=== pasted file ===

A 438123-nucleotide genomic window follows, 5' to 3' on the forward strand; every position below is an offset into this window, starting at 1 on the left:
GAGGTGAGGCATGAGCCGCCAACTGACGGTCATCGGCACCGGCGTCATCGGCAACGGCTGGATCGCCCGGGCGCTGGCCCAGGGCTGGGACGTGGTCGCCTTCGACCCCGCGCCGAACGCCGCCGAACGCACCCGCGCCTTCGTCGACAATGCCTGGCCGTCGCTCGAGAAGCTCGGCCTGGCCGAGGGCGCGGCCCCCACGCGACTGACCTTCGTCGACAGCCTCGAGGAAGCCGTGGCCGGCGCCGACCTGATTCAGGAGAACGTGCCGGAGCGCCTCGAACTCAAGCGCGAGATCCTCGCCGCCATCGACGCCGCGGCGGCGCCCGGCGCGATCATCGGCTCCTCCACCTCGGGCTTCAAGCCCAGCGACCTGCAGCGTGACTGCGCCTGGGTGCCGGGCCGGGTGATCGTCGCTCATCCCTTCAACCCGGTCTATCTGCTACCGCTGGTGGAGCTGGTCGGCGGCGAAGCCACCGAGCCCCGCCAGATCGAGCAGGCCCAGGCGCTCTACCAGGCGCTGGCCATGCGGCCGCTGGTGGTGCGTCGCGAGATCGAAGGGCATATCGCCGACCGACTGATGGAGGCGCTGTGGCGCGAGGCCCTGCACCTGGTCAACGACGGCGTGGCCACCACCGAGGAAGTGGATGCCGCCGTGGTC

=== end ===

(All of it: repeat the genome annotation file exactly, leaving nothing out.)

A 438123-nucleotide genomic window follows, 5' to 3' on the forward strand; every position below is an offset into this window, starting at 1 on the left:
GAGGTGAGGCATGAGCCGCCAACTGACGGTCATCGGCACCGGCGTCATCGGCAACGGCTGGATCGCCCGGGCGCTGGCCCAGGGCTGGGACGTGGTCGCCTTCGACCCCGCGCCGAACGCCGCCGAACGCACCCGCGCCTTCGTCGACAATGCCTGGCCGTCGCTCGAGAAGCTCGGCCTGGCCGAGGGCGCGGCCCCCACGCGACTGACCTTCGTCGACAGCCTCGAGGAAGCCGTGGCCGGCGCCGACCTGATTCAGGAGAACGTGCCGGAGCGCCTCGAACTCAAGCGCGAGATCCTCGCCGCCATCGACGCCGCGGCGGCGCCCGGCGCGATCATCGGCTCCTCCACCTCGGGCTTCAAGCCCAGCGACCTGCAGCGTGACTGCGCCTGGGTGCCGGGCCGGGTGATCGTCGCTCATCCCTTCAACCCGGTCTATCTGCTACCGCTGGTGGAGCTGGTCGGCGGCGAAGCCACCGAGCCCCGCCAGATCGAGCAGGCCCAGGCGCTCTACCAGGCGCTGGCCATGCGGCCGCTGGTGGTGCGTCGCGAGATCGAAGGGCATATCGCCGACCGACTGATGGAGGCGCTGTGGCGCGAGGCCCTGCACCTGGTCAACGACGGCGTGGCCACCACCGAGGAAGTGGATGCCGCCGTGGTC